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How much more expensive will your ski trip in Italy be this winter?

The Local Italy
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How much more expensive will your ski trip in Italy be this winter?
Skiers on the Saslong slope in Italy's Val Gardena ski area in December 2021. Photo by MARCO BERTORELLO / AFP

Italy is one of the most popular ski holiday destinations in Europe, but hitting the slopes is getting pricier at most resorts in the 2023-24 season.


With nearly 5,800 kilometres of slopes and over 280 resorts, Italy is one of the most sought-after ski holiday destinations in Europe. 

But enjoying a winter break in the country has become increasingly expensive in recent years, as rising energy costs and inflation have forced industry operators to mark up their tariffs.

After registering an average ten-percent hike last winter, ski pass prices have risen again this year, with daily passes now costing an average of 7.4 percent more compared to last season according to a new survey by Italian consumer group Altroconsumo.

But where exactly in the country have prices increased most?

Daily ski passes

The prestigious Courmayeur-Mont Blanc resort, in the north-western Aosta Valley region, has seen the single highest increase as the price of a high-season daily pass went from 56 to 65 euros, marking a whopping 16-percent hike.

The resorts of Carezza-Val di Fassa (Trentino Alto Adige) and Sella Nevea (Friuli Venezia Giulia) have also registered significant upticks as daily pass prices rose by 14.8 percent (from 61 to 70 euros) and 11.4 percent (from 39.5 to 44 euros) respectively. 

READ ALSO: From experts-only to family-friendly: 12 of the best Italian ski resorts

That said, Cortina D’Ampezzo (Veneto) once again holds the title of most expensive Italian ski resort this year as a high-season daily pass costs 76 euros – up by 7 euros compared to last year. 

Besides Cortina, the top three is completed by Madonna di Campiglio (75 euros) and Alta Badia (74 euros), both located in the Trentino Alto Adige region.

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Two skiers are pictured on a chairlift on their way to the Saslong slope in Italy's Val Gardena ski area in December 2021. Photo by MARCO BERTORELLO / AFP

Interestingly, out of all the ski resorts analysed, only Aosta Valley’s Monterosa ski area has reduced its daily pass prices (from 58 to 56 euros), whereas two resorts, namely Abetone (Tuscany) and Champorcher (Aosta Valley), have maintained last year’s tariffs, which stand at 49.50 and 35 euros respectively. 

Five-day passes

Besides daily passes, multi-day tickets have also increased significantly in many instances. 

Trentino’s Madonna di Campiglio has seen the single highest hike as the price of a five-day high-season pass rose by nearly 25 percent, going from 282 to 352 euros.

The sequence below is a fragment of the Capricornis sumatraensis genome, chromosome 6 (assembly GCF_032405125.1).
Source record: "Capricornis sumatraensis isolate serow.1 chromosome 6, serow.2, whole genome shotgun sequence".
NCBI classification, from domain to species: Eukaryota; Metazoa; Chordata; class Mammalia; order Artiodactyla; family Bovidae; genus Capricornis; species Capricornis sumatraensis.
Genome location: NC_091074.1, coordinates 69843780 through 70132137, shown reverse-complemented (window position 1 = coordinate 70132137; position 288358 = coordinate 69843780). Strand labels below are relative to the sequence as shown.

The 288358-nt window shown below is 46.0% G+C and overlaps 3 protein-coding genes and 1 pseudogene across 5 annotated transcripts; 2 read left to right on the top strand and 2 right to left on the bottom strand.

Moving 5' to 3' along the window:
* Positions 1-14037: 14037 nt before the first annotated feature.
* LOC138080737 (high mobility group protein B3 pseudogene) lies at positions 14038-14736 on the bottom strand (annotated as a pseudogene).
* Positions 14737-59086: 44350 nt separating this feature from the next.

Other notable increases have been recorded at Lombardy’s Adamello resort (from 223 to 270 euros) and at Passo Pramollo (from 241 to 285), on the border between Austria and Friuli Venezia Giulia.

That said, more affordable options are still available as a five-day pass costs 159 euros in Champorcher, Aosta Valley, and 183 euros in Tarvisio, Friuli Venezia Giulia. 


How can you save money?

Though pass prices at Italian resorts have now seen marked increases for the second year in a row, there are some essential steps that you can take to enjoy some time on the slopes without spending a fortune.

Travel outside of peak holiday season - Most resorts around the country have higher tariffs in place during the alta stagione, which is generally taken to last from December 24th to January 7th. Travelling outside of this period will give you access to lower ski pass prices.

Buy ski passes as part of all-inclusive holiday packages - Hotels and B&Bs in the more popular ski areas in the country may include generous ski passes discounts within their holiday packages, especially in low season.

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People ski down a piste of Italy's Val Gardena ski area. Photo by MARCO BERTORELLO / AFP

Travel in group - Some ski resorts have discounted ski pass bundles for large groups of holidaymakers, which are worth enquiring about before the start of your holiday.

Purchase your ski passes online - Many ski resorts apply a five- to ten-percent discount to online purchases, though offers may be time-limited.

Register with FISI - Registering with the Italian Winter Sports Federation (FISI) will give you an automatic 50-percent discount on daily passes on a number of high- and low-season dates. Registration costs 35 euros for adults and 20 euros for children under 10. 


Accommodation expenses

Ski passes are estimated to account for around 20 percent of total ski holiday costs, with accommodation being around 70 to 75 percent. 

Accommodation costs can vary greatly depending on the chosen holiday destination and the time of the season. 

For instance, a high-season week-long stay for two people in Tarvisio, Friuli Venezia Giulia, costs just over 1,000 euros on average, whereas the same type of stay can cost up to 3,752 euros in Cortina D’Ampezzo.


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